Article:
Nico Rosberg is World Champion, how about that? Before 2016 started, you would have been hard pressed to find people who would have predicted this. Lewis Hamilton had been so dominant the year before and we all questioned Rosberg’s ability to reach the level needed to defeat his teammate.
Here are a few things that helped him reach his inaugural title.
When Hamilton wrapped up the 2015 title with three races to go, it didn’t look good for Rosberg. He had been comprehensively outclassed and looked very much like a no.2 driver within the team. While the title was gone there were still things to fight for, and thankfully for him he realised that. By upping his performance and winning the last three races, he showed Mercedes that he was deserving of equal no.1 treatment within the team. This undoubtedly also bolstered his confidence during the long winter break.
It was key he did this because once a team starts thinking of you as a no.2 driver, it’s very hard to change those perceptions. Just think of Webber at Red Bull or Massa at Ferrari.
A desire in 2016 to not let any chances go missing, perfectly exemplified by his starts at the beginning of the year.
Rosberg was not the quickest over the first four races but he did make the most of starting on the front row every time. He managed starts better than Hamilton in those races to ensure four wins from four. With overtaking not really possible in a modern F1 car and Mercedes’ policy of giving the leading driver strategy preference, it’s key to lead at the beginning of the race.
When you are fighting only your teammate for the title, sometimes being fastest is not necessary; you only need to be a faster starter and that is what he did here.
Ability to win at key moments in the championship.
Rosberg had a 43 point lead after the first five races, but that all disappeared when Hamilton won six times over the next seven races. Rosberg had to respond, and respond he did by winning the next three races after the summer break at Belgium, Monza and Singapore. He then turned the screw completely by winning in Japan straight after Hamilton’s engine disaster in Malaysia.
There were six poor starts over the year by Hamilton and they were costly, especially in Australia, Bahrain, Italy and Japan. He didn’t just suffer in points lost, but also in points gained for Rosberg. It’s like the proverbial six pointers you get in football matches. So if you factor in that swing in point’s lost/gained, Hamilton conceded 48 points over the season to Rosberg just by getting off the line poorly.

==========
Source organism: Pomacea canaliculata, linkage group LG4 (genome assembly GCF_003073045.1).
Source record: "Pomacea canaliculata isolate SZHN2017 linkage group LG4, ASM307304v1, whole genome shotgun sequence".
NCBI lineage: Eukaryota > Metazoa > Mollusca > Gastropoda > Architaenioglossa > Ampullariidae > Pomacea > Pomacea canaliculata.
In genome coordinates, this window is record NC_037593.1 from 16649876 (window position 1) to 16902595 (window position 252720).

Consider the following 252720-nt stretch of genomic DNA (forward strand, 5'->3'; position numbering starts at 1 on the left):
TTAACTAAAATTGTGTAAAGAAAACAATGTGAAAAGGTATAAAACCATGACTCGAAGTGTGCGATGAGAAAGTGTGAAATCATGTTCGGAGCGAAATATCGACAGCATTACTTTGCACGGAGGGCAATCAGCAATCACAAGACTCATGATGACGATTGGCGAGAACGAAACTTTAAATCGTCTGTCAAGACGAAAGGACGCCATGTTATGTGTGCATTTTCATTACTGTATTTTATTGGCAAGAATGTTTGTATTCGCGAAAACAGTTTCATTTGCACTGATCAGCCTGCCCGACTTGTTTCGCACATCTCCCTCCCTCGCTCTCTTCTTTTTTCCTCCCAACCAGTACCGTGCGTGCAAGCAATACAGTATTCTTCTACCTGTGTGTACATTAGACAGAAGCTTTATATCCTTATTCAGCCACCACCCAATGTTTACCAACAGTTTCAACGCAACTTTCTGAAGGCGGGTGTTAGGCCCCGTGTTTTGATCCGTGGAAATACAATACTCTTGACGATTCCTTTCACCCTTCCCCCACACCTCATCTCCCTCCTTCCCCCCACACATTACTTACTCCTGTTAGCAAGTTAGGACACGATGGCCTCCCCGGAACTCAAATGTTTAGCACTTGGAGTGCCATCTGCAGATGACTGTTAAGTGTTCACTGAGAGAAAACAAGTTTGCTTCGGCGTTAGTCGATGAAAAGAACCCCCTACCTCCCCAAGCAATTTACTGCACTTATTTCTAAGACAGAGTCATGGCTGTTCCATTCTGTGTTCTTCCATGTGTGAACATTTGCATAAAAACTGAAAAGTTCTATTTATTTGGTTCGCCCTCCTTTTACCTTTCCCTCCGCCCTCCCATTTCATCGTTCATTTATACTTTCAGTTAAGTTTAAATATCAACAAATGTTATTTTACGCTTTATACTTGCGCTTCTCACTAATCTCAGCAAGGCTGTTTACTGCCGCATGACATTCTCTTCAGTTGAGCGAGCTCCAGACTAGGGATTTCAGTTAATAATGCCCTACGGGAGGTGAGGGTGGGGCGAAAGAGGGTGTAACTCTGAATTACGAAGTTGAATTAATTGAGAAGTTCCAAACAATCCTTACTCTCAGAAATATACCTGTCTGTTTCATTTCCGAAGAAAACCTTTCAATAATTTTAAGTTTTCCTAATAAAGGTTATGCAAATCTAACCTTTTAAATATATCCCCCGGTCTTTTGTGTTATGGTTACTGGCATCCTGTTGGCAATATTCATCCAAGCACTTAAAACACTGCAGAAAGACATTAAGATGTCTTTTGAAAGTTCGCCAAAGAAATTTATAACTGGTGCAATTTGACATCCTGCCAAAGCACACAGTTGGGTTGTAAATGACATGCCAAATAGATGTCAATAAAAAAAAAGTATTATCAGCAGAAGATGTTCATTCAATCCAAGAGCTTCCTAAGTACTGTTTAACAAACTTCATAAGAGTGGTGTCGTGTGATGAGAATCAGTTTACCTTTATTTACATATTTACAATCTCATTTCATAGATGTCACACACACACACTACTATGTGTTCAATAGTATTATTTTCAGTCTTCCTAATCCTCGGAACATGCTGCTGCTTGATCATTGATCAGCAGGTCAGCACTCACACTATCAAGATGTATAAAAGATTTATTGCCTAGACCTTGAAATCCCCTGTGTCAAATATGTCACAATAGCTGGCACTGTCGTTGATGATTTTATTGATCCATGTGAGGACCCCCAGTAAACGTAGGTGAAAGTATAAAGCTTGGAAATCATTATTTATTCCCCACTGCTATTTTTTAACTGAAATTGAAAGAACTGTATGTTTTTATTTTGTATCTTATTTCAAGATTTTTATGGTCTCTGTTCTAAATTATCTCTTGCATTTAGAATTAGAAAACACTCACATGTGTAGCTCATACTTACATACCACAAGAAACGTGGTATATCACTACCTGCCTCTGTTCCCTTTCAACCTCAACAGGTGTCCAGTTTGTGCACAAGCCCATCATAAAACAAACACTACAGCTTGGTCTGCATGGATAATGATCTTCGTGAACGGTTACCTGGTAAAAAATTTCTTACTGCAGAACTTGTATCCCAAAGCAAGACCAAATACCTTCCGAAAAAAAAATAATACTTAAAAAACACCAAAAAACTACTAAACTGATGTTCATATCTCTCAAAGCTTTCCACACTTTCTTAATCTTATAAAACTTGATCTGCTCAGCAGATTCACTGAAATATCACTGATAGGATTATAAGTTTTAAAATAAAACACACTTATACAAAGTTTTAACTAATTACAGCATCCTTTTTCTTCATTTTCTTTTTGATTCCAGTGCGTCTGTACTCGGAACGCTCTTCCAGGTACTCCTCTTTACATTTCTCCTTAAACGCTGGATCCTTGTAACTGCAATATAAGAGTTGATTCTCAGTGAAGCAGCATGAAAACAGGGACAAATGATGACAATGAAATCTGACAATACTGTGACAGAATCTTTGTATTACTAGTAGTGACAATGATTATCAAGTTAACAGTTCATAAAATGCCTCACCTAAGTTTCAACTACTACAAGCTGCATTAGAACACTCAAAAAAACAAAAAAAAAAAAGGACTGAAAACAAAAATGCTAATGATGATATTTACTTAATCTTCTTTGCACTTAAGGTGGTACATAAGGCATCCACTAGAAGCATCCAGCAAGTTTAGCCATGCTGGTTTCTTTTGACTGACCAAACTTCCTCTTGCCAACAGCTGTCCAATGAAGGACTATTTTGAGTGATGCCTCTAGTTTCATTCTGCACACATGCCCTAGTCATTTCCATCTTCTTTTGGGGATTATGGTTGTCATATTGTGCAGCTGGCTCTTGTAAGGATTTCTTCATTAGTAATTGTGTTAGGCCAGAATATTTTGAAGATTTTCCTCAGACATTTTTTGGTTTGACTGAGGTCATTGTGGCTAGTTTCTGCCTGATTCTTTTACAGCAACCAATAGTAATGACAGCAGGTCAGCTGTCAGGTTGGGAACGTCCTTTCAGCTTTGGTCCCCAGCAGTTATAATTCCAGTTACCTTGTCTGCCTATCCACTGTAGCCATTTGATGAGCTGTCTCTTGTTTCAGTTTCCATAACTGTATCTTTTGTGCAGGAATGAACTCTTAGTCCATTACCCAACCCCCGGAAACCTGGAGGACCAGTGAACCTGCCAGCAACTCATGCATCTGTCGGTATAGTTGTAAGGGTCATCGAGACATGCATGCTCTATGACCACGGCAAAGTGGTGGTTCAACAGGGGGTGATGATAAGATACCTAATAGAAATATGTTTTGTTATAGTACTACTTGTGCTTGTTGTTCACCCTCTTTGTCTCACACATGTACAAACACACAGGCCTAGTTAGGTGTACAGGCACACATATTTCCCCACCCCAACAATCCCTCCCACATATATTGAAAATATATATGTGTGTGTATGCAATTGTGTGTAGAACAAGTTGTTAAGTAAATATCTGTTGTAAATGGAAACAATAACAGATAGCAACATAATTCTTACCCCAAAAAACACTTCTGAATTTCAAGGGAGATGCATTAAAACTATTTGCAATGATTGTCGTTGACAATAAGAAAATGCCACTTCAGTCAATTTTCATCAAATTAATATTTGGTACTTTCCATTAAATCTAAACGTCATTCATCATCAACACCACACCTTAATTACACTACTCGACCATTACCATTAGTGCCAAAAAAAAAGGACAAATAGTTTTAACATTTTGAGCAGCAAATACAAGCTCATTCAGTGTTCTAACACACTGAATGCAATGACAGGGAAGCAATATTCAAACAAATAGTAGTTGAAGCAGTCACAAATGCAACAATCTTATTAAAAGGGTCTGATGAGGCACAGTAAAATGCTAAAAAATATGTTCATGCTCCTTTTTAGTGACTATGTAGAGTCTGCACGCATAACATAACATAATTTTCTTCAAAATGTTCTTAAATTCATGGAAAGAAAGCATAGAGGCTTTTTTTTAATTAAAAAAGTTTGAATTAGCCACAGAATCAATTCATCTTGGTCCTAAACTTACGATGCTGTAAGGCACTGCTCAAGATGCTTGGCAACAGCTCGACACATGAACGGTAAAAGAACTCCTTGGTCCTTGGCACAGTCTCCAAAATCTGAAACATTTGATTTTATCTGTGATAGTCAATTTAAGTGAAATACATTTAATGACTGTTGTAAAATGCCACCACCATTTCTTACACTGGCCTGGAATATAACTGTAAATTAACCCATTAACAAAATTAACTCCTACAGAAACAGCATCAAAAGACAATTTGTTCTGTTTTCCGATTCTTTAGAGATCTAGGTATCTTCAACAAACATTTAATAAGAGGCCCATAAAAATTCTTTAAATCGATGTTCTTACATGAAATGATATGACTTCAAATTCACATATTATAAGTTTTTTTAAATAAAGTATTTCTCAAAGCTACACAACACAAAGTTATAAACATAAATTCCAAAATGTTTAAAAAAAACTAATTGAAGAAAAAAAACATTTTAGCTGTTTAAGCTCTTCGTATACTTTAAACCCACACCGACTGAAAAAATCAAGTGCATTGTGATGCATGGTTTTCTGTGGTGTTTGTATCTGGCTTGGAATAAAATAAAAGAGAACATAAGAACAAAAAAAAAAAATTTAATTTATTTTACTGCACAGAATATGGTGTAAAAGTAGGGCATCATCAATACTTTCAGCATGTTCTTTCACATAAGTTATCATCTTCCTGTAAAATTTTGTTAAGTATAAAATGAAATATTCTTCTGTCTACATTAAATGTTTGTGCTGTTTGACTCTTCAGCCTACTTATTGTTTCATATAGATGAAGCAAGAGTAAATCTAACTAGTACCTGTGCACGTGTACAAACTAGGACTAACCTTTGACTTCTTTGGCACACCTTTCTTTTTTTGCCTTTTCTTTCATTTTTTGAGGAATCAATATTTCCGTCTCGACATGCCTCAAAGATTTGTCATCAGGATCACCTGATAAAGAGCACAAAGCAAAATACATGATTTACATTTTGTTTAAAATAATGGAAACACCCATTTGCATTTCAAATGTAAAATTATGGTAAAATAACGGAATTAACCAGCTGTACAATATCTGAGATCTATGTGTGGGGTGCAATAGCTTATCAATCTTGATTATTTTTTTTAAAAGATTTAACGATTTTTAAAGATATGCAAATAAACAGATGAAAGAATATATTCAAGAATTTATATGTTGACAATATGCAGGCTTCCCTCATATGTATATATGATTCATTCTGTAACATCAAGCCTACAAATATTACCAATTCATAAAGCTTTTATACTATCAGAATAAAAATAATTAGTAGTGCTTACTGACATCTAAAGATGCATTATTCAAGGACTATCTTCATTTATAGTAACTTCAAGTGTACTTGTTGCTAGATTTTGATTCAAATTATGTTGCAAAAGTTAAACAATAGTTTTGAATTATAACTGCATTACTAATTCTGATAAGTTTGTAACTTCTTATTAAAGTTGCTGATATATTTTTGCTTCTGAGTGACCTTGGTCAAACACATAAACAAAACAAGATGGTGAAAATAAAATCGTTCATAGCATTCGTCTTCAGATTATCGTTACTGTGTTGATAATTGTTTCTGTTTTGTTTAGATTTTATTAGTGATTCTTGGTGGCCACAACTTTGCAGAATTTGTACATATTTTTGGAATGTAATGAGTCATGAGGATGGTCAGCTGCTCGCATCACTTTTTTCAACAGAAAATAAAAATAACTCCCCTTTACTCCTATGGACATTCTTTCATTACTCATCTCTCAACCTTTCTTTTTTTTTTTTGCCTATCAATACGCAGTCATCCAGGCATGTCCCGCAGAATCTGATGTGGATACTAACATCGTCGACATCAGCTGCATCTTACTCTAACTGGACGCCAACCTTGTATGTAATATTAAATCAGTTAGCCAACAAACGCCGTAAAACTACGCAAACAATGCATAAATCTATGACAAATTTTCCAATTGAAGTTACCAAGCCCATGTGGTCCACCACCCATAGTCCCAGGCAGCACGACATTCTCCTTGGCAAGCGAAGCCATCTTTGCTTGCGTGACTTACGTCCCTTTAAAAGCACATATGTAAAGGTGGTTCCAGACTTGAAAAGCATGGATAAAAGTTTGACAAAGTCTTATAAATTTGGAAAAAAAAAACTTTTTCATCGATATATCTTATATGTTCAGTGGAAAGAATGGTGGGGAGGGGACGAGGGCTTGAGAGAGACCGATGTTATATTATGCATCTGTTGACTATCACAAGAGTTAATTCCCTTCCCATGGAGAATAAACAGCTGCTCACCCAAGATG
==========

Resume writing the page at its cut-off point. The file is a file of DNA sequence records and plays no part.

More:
Hamilton engine failure at key point of the year.
This engine failure in Malaysia was at a key part of the season. I feel if it had happened at the beginning of the year, it wouldn’t have affected him as much. Not only did he lose 25 points on the win, but Rosberg also gained three points by finishing third instead of forth.
Rosberg keeping cool during end of season pressure from Hamilton.
During the four-race winning streak Hamilton embarked on at the end of the year, it would have been easy for another driver to crack under the pressure. However Rosberg is a different animal this year and he was calm, cool and collected. Even after being so much slower than Hamilton in America, Mexico and Brazil, you always saw him smiling and relaxed on the podium. Racecar drivers don’t like getting beaten, but this relaxed Rosberg showed me that he had his eye on the bigger picture – the driver’s title– not just race wins.
No doubt that Lewis Hamilton is on his way to being one of the greats of our era. His drives in the wet this year have been truly remarkable. Especially when you consider how Rosberg struggled in those same conditions.
You could even argue that Hamilton was even the faster driver over the duration of the year, but that’s never enough if you want to win titles. You need to be consistent as well, and in F1’s case- you need to be good at starts. Rosberg was both and that is why he deserved the World title this year.